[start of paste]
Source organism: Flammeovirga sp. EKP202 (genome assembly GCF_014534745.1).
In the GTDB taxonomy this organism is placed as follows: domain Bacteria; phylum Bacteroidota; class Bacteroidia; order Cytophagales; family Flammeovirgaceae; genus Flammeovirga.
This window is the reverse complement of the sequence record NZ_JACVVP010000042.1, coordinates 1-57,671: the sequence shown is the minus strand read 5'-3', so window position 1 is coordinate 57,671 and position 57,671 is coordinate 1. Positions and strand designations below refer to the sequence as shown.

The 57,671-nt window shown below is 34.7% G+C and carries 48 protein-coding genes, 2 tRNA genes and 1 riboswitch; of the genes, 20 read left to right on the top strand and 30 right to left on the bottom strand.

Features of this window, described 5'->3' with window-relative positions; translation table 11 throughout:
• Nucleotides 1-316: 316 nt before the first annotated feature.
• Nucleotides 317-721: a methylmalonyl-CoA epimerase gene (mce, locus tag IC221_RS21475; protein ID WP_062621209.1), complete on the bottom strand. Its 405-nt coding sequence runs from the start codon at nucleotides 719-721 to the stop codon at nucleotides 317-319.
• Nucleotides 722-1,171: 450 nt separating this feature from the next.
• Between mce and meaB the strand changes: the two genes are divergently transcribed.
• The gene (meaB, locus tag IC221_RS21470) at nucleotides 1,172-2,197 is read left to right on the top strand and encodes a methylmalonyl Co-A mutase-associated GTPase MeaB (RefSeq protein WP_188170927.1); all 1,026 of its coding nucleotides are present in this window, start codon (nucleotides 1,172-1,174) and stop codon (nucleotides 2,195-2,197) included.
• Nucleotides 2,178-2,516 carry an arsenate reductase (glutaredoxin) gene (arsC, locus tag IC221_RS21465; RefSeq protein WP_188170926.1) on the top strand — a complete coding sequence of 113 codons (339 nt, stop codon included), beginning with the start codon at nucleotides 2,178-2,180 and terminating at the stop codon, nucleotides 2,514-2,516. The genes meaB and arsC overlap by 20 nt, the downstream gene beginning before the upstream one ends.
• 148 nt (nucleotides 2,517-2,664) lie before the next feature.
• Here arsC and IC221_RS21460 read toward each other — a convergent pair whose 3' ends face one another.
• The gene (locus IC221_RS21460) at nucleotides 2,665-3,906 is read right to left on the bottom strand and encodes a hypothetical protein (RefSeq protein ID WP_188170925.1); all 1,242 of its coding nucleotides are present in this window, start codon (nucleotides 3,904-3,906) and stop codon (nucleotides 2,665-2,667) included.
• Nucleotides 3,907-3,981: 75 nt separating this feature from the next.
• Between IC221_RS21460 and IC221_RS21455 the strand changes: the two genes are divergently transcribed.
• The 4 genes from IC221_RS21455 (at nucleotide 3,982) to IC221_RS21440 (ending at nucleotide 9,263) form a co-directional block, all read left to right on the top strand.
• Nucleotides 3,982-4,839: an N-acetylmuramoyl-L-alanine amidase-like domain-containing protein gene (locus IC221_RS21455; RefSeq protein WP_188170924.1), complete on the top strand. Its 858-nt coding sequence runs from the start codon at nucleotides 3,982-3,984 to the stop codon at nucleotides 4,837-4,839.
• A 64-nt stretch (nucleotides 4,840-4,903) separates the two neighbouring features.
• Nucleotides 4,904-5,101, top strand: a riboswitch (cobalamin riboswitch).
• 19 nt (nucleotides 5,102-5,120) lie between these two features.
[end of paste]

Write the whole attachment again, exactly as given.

Source organism: Flammeovirga sp. EKP202 (genome assembly GCF_014534745.1).
In the GTDB taxonomy this organism is placed as follows: domain Bacteria; phylum Bacteroidota; class Bacteroidia; order Cytophagales; family Flammeovirgaceae; genus Flammeovirga.
This window is the reverse complement of the sequence record NZ_JACVVP010000042.1, coordinates 1-57,671: the sequence shown is the minus strand read 5'-3', so window position 1 is coordinate 57,671 and position 57,671 is coordinate 1. Positions and strand designations below refer to the sequence as shown.

The 57,671-nt window shown below is 34.7% G+C and carries 48 protein-coding genes, 2 tRNA genes and 1 riboswitch; of the genes, 20 read left to right on the top strand and 30 right to left on the bottom strand.

Features of this window, described 5'->3' with window-relative positions; translation table 11 throughout:
• Nucleotides 1-316: 316 nt before the first annotated feature.
• Nucleotides 317-721: a methylmalonyl-CoA epimerase gene (mce, locus tag IC221_RS21475; protein ID WP_062621209.1), complete on the bottom strand. Its 405-nt coding sequence runs from the start codon at nucleotides 719-721 to the stop codon at nucleotides 317-319.
• Nucleotides 722-1,171: 450 nt separating this feature from the next.
• Between mce and meaB the strand changes: the two genes are divergently transcribed.
• The gene (meaB, locus tag IC221_RS21470) at nucleotides 1,172-2,197 is read left to right on the top strand and encodes a methylmalonyl Co-A mutase-associated GTPase MeaB (RefSeq protein WP_188170927.1); all 1,026 of its coding nucleotides are present in this window, start codon (nucleotides 1,172-1,174) and stop codon (nucleotides 2,195-2,197) included.
• Nucleotides 2,178-2,516 carry an arsenate reductase (glutaredoxin) gene (arsC, locus tag IC221_RS21465; RefSeq protein WP_188170926.1) on the top strand — a complete coding sequence of 113 codons (339 nt, stop codon included), beginning with the start codon at nucleotides 2,178-2,180 and terminating at the stop codon, nucleotides 2,514-2,516. The genes meaB and arsC overlap by 20 nt, the downstream gene beginning before the upstream one ends.
• 148 nt (nucleotides 2,517-2,664) lie before the next feature.
• Here arsC and IC221_RS21460 read toward each other — a convergent pair whose 3' ends face one another.
• The gene (locus IC221_RS21460) at nucleotides 2,665-3,906 is read right to left on the bottom strand and encodes a hypothetical protein (RefSeq protein ID WP_188170925.1); all 1,242 of its coding nucleotides are present in this window, start codon (nucleotides 3,904-3,906) and stop codon (nucleotides 2,665-2,667) included.
• Nucleotides 3,907-3,981: 75 nt separating this feature from the next.
• Between IC221_RS21460 and IC221_RS21455 the strand changes: the two genes are divergently transcribed.
• The 4 genes from IC221_RS21455 (at nucleotide 3,982) to IC221_RS21440 (ending at nucleotide 9,263) form a co-directional block, all read left to right on the top strand.
• Nucleotides 3,982-4,839: an N-acetylmuramoyl-L-alanine amidase-like domain-containing protein gene (locus IC221_RS21455; RefSeq protein WP_188170924.1), complete on the top strand. Its 858-nt coding sequence runs from the start codon at nucleotides 3,982-3,984 to the stop codon at nucleotides 4,837-4,839.
• A 64-nt stretch (nucleotides 4,840-4,903) separates the two neighbouring features.
• Nucleotides 4,904-5,101, top strand: a riboswitch (cobalamin riboswitch).
• 19 nt (nucleotides 5,102-5,120) lie between these two features.